Street smart

Interview with David Cleaver, founder of Inspired Bicycles and designer for the trials riding world.

You might have seen trials riders in rapid, blink-and-you-miss-it action on a Town Hall steps near you (and the YouTube video featuring trials hero Danny MacAskill riding one of Cleaver's frames is nearing its ten millionth viewing).

Riders jump their bikes on to, over, across, to and from obstacles: steps, columns, railings, walls, trees, rocks, using brakes and body weight for balance, never putting a foot down. It is jawdropping, awesome stuff.

For Cleaver, and the riders who spend hours, obsessively, on each move, it approaches normality. And so there is workaday precision in the way Cleaver talks about the sport and its requirement for a “massively over-engineered frame”: “I could do the majority of my riding on a £200 bike, but it wouldn’t survive more than one hour of riding without one or more components failing; the geometry and weight of the bike would also limit the rider’s ability.”

Trials is an offshoot of mountain biking with a cluster of governing bodies worldwide, competitions, championships and a growing body of riders, including a few thousand in the UK. It's a competitive sport although Inspired's target market, who ride on 24” wheels, are largely street-based (see panel).

Cleaver, who is from Hull, started mountain biking at 12 during a trip to the Lake District with his father. “We rented mountain bikes one day and went on a long ride. I got absolutely soaked and covered in mud but loved every minute of it. Within a week of getting back I had my first mountain bike magazine and within a few months I was trying to do my own frame designs, they were very much based on looks as opposed to function,” he says.

“I was forever taking things apart, normally never to be put back together again. Lego and sports were my main interests for years, I would spend hours either making Lego models or out playing cricket and football from first thing in the morning until it got dark. But when I started becoming interested in mountain bikes and motorbikes my interests switched to more mechanical products and increasingly complicated assemblies.”

A degree in engineering seemed the obvious choice but Cleaver missed the necessary maths A-Level grade to study mechanical engineering. Instead he studied sports technology at Loughborough University, graduating in 2004.

“I wasn’t entirely sure what I wanted to do after uni. I had originally wanted to go into motorsport, but I knew that without a high maths grade that would be tricky. I did some work in bike shops and importers during university holidays, that helped me to start up a retail business with a friend, and with connections I made in that field I was able to go on to working on my own products.”

Trials bikes are, says Cleaver, “a bit of a nightmare from a design point of view”, although not as technical, as “mechanical engineering-based”, as you might think. They don't require complex suspension design, but there is a tricky balance to achieve between strength, stiffness and low weight.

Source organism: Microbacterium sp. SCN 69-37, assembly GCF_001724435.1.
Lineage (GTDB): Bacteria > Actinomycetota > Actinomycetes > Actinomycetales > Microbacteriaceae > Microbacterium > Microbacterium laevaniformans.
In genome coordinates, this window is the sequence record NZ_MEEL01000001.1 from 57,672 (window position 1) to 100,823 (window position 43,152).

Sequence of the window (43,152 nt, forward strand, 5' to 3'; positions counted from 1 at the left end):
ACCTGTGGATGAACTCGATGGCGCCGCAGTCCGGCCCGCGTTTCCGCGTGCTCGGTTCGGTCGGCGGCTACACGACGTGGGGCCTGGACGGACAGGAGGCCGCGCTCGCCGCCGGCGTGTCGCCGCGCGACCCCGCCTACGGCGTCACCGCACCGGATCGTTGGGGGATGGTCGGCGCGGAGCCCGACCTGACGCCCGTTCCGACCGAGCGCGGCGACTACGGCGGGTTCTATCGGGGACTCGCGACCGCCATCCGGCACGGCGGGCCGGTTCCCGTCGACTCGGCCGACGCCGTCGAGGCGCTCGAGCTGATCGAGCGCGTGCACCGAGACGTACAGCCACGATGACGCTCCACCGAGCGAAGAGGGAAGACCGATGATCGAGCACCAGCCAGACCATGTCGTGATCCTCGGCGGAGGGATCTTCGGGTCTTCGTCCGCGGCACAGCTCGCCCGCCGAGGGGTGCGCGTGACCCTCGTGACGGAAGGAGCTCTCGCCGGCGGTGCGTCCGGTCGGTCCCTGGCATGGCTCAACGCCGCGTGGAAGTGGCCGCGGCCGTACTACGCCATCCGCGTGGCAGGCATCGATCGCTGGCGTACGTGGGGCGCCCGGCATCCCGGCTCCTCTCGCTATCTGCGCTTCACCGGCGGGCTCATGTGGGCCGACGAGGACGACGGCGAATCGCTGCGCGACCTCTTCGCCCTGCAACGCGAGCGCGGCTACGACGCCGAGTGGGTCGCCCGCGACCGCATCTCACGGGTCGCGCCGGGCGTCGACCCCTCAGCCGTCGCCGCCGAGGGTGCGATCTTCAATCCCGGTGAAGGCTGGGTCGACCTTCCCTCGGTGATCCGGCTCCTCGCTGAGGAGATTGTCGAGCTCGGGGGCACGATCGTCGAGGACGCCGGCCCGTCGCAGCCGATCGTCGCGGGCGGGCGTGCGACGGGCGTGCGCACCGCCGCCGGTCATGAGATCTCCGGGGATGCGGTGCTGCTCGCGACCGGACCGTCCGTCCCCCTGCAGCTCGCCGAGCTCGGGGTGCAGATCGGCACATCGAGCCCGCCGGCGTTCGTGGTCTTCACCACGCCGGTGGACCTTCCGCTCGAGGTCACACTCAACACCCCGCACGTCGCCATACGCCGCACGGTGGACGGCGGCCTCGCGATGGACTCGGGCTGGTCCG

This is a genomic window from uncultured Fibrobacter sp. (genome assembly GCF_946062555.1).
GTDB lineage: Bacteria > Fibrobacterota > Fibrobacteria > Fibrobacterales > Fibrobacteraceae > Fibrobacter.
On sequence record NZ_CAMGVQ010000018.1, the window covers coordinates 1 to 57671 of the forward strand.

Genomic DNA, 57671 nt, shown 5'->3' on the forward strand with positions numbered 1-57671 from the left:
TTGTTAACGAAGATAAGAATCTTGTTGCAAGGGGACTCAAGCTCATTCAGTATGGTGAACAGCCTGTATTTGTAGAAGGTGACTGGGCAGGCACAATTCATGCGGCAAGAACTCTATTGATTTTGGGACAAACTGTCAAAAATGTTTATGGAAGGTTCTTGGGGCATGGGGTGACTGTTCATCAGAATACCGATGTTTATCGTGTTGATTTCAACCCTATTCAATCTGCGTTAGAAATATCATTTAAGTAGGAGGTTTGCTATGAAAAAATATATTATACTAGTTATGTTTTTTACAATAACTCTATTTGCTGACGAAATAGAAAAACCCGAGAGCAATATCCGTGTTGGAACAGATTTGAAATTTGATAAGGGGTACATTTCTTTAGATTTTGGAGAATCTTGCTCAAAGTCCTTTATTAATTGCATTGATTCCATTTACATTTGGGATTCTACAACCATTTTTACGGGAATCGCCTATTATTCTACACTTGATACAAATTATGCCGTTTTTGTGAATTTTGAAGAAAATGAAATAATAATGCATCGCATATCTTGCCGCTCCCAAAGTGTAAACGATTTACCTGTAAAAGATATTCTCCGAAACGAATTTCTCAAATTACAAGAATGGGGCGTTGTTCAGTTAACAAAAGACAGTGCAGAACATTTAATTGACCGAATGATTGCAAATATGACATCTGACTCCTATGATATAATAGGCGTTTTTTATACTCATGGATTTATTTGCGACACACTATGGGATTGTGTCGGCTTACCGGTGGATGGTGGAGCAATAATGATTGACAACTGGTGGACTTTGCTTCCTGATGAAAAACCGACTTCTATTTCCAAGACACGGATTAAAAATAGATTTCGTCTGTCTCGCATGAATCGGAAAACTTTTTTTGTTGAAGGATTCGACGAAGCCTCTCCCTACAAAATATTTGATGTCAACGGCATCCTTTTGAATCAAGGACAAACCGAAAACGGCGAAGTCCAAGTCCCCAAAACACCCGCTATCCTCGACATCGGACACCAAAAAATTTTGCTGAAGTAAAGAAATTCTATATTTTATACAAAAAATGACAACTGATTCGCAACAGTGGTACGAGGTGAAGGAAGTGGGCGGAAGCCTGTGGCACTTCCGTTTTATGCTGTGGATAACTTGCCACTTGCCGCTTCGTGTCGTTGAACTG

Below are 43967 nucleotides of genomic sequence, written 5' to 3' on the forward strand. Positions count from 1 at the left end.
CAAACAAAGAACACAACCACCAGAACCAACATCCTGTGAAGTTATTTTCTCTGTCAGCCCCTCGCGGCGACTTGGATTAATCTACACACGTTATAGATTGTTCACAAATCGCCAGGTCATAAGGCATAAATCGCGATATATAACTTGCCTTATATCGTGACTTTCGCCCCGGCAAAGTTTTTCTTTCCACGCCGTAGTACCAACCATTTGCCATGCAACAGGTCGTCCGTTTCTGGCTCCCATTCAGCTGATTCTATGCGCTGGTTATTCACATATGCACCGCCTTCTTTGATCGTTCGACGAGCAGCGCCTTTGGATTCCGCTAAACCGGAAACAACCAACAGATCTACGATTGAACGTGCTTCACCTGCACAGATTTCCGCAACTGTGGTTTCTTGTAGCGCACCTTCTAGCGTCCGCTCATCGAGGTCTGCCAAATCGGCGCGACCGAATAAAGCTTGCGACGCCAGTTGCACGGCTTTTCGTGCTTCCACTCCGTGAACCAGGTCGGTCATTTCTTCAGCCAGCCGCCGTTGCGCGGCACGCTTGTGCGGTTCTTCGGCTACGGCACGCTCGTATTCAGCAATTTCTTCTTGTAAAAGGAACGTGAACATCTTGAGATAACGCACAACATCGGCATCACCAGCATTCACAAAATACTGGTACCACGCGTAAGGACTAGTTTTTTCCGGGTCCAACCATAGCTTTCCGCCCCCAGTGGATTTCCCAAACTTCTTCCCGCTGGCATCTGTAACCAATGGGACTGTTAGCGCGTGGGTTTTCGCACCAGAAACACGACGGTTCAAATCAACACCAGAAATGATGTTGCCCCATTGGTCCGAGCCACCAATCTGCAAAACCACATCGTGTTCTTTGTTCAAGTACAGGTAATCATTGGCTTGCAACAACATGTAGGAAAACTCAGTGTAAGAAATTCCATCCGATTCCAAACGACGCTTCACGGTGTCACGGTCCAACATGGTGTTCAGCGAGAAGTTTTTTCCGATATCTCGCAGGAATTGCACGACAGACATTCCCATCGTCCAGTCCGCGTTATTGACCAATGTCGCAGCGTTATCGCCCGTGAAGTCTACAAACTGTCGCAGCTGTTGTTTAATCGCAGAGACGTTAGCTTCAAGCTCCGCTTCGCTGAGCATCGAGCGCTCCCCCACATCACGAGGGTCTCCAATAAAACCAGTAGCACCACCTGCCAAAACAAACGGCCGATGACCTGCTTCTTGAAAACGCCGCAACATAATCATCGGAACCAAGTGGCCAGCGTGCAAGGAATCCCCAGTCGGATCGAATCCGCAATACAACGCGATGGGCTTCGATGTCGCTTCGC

“The requirements for a trials frame in terms of strength are very different to normal bikes, each contact point between the ride and bike comes under a lot of stress due to the physical nature of the sport, this can make designing a strong yet light frame very challenging.

“I didn’t do any training or studies to do with bike design specifically, but the engineering and scientific knowledge my degree gave me worked well with my keen interest in the sport as well as the technical aspect of the equipment.” (Check out his website for a technical discussion of Inspired's Fourplay frame and how it enables riders to incorporate more dynamic moves into their routines.)

He was put in touch with a manufacturer in Taiwan, and went out to look at the factories. “It was unbelievable. It's supposed to be work but I have almost never had a more unbelievable three days in my life. I got to see as far down the process as you can see; I'd got to see where the vast majority of the high end mountain bikes parts in the world get produced.”

He got a couple of frame samples made, tested them, and went into production. Because he'd let the trials world know what he was doing through Internet forums the retailers and potential customers already knew his product, effectively taking care of marketing and sales.

He now runs Inspired from Loughborough, working seven days a week on getting frames and components made, imported, distributed and sold, and refining and creating new design - his current to-do list of design ideas runs to several pages of bullet points.

“Trials is very geeky. I would say I am quite a geeky person. I like bikes. I like that little detail most people don't care about and trials is like that in terms of the sport. It's attention to detail, every tiny thing makes a difference.

“If I was a true hard-nosed businessman then I think a lot of my products would be quite different to how they have actually turned out. The key is often in the small details that other manufacturers sometimes don’t fully appreciate; if the company was too focused on profits I am sure the products would suffer as a result.”

The only disadvantage for Cleaver is that his work, and passion for riding itself, are so intertwined.

“If you are working 12 hour days and then your preferred way to wind down is to do an activity based around the same topic it can become very hard to switch off. It works both ways though; it can give you extra insight into how to improve your products, due to your appreciation of it all as an end user, but if you are not careful it could also spoil your hobby.

“But if you are lucky enough to make a career out of a hobby you love, then you will basically be getting paid to do something you love day in day out, so your leisure time can be filled with other hobbies.”

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